The H2020 EXCESS project is developing plus energy buildings to improve the energy efficiency of buildings across the globe.
The H2020 EXCESS (FleXible user-Centric Energy positive houseS) project develops Plus Energy Building (PEB) solutions in four European cities and demonstrates that cost-competitive, plus energy building solutions are attainable across different European climatic zones.
Their implementation could transform local energy supply chains and provide a blueprint for sustainable, energy-secure buildings as the future living spaces.
What is the plus energy buildings concept?
Whereas nearly-zero-energy buildings became the standard for new constructions, the positive energy concept of the four demo plus energy buildings goes one step further. By designing buildings that produce more sustainable energy than they consume, the PEB concept enables a building to produce excess energy beyond building self-consumption.
The concept of PEBs has existed for more than ten years, but still there was no wide roll out. The main reasons for this are a lack of suitable technologies, high costs, regulative barriers, as well as challenges on the integration of innovative technologies into the building design. The Clean Energy package provides new regulatory opportunities to exchange energy and flexibilities that may be a boost for rolling out plus energy buildings and sharing surplus energy with other buildings that are less suitable for the implementation of new technologies. In addition to that, the new Energy Performance of Building directive will be a pull factor for PEBs as the new concept of zero-emission buildings can be met at the neighbourhood level with PEBs as possible sources for renewable energy. At the same time, the current energy crisis has triggered the search for decentralised and low energy consumption approaches and high energy prices have altered existing economic considerations for deploying PEBs.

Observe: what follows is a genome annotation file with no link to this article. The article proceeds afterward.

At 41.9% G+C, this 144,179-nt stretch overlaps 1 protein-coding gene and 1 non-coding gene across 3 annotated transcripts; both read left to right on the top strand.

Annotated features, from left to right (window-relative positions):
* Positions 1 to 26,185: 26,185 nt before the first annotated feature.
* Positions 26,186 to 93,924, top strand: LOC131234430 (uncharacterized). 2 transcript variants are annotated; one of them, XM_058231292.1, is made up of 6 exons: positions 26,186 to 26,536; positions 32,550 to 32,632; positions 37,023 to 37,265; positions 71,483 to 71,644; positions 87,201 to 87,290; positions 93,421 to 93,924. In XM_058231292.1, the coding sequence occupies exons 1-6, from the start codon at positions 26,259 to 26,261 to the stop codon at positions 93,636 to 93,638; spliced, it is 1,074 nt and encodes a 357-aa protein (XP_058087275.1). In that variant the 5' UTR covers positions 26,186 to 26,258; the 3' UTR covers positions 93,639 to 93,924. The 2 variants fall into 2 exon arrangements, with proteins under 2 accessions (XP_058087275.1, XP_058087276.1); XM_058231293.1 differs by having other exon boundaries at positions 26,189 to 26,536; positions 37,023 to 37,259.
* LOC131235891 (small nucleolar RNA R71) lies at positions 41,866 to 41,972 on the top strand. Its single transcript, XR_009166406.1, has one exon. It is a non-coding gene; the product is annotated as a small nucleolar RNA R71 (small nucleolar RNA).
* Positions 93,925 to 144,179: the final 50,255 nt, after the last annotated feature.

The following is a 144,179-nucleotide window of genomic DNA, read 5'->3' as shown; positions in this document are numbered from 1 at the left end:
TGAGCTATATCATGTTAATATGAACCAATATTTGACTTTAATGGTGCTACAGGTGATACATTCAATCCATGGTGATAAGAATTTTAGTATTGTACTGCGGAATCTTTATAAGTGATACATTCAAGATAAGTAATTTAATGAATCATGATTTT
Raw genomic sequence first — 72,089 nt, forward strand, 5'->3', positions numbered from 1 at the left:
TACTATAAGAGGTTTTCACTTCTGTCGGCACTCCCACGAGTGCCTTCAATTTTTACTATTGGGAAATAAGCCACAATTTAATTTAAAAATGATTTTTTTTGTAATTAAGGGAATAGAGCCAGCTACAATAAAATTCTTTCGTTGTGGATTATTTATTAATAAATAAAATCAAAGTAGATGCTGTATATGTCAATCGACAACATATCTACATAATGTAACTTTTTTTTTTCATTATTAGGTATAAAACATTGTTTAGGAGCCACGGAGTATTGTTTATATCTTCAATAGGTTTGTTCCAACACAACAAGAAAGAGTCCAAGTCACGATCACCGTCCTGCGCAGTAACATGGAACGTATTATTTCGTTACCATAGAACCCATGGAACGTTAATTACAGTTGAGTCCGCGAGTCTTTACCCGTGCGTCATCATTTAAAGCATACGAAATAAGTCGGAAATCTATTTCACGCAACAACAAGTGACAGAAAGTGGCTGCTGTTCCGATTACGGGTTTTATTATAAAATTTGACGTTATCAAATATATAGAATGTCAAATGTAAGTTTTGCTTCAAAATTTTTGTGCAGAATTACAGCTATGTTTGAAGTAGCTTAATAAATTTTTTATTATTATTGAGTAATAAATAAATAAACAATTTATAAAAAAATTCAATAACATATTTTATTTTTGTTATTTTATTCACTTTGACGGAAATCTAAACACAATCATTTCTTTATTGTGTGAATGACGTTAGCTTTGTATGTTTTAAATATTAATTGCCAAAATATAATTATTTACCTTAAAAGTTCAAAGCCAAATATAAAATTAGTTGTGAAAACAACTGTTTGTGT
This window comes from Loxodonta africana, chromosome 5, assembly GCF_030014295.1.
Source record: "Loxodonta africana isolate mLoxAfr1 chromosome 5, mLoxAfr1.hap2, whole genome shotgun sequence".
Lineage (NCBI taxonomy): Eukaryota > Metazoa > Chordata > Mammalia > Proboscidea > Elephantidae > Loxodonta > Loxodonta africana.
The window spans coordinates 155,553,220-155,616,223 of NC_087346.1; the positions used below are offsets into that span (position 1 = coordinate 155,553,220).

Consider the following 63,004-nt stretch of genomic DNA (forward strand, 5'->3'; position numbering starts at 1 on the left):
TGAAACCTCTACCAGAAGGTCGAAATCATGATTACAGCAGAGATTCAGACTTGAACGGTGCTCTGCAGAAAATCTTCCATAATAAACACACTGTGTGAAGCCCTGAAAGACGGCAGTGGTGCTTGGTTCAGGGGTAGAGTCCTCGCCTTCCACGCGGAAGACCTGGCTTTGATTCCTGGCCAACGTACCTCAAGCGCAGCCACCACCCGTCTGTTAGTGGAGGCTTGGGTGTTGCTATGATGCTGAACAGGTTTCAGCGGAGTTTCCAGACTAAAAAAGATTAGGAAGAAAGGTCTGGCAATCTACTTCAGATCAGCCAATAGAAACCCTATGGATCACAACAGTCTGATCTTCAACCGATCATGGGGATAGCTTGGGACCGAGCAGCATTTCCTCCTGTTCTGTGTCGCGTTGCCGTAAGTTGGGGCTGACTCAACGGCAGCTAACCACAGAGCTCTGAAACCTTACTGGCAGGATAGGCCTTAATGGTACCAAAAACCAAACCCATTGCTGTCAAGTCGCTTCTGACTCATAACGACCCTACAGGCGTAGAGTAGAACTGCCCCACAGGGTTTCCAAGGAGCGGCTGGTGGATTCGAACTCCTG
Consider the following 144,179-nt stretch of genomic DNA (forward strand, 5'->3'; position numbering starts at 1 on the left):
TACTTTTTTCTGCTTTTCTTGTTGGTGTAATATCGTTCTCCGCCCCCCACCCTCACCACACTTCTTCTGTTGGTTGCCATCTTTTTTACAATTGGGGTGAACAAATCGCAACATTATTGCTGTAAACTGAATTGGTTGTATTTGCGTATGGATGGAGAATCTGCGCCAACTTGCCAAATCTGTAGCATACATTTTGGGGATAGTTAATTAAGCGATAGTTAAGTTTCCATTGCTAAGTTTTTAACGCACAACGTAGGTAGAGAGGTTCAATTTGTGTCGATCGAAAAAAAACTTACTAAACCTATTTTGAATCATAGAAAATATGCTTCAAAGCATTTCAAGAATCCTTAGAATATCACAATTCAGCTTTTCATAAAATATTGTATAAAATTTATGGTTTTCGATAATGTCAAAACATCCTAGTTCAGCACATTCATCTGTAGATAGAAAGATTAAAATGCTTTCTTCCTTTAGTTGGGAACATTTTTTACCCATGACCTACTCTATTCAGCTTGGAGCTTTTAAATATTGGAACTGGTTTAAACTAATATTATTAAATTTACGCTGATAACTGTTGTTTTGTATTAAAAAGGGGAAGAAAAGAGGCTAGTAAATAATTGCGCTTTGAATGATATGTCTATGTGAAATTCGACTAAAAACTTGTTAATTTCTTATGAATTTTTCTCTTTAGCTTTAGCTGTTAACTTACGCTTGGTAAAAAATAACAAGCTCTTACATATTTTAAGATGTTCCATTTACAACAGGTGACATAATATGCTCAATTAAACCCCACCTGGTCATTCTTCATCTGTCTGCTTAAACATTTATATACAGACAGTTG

While in the Nordic climate zone new approaches for efficient renewable heating systems will be key, in the south the high solar irradiation should be maximally exploited. EXCESS therefore has demos in Graz (Austria), Helsinki (Finland), Valladolid (Spain), and Hasselt (Belgium) to cover all four climatic zones of Europe. The building projects range from constructing an entirely new apartment complex in Helsinki (Finland) to the creation of a PEB social housing complex in Hasselt (Belgium), as well as projects to redesign a former industrial feed silo in Graz (Austria) and for the deep renovation of a historic palace in Valladolid (Spain).
The plus energy building in Hasselt (Belgium) consists of 20 apartment units intended for social housing. The building is part of a bigger residential complex and supplies neighbouring buildings with surplus energy from the sustainable energy generation system installed on its roof and central basement. This includes electricity production solar thermal hybrid collectors (PVT), a small roof wind turbine, as well as geothermal heat pumps connected via a small district heating network.
In Valladolid, Spain, the EXCESS project is testing solutions to decarbonise Europe’s historical buildings in a historical palace where the interplay and optimisation of more conventional technologies will be maximised. The demo building is a protected classical renaissance building that will be upgraded to a PEB through the installation of an air heat pump system, PV and PVT panels, lithium-ion batteries, and electric vehicle charging stations.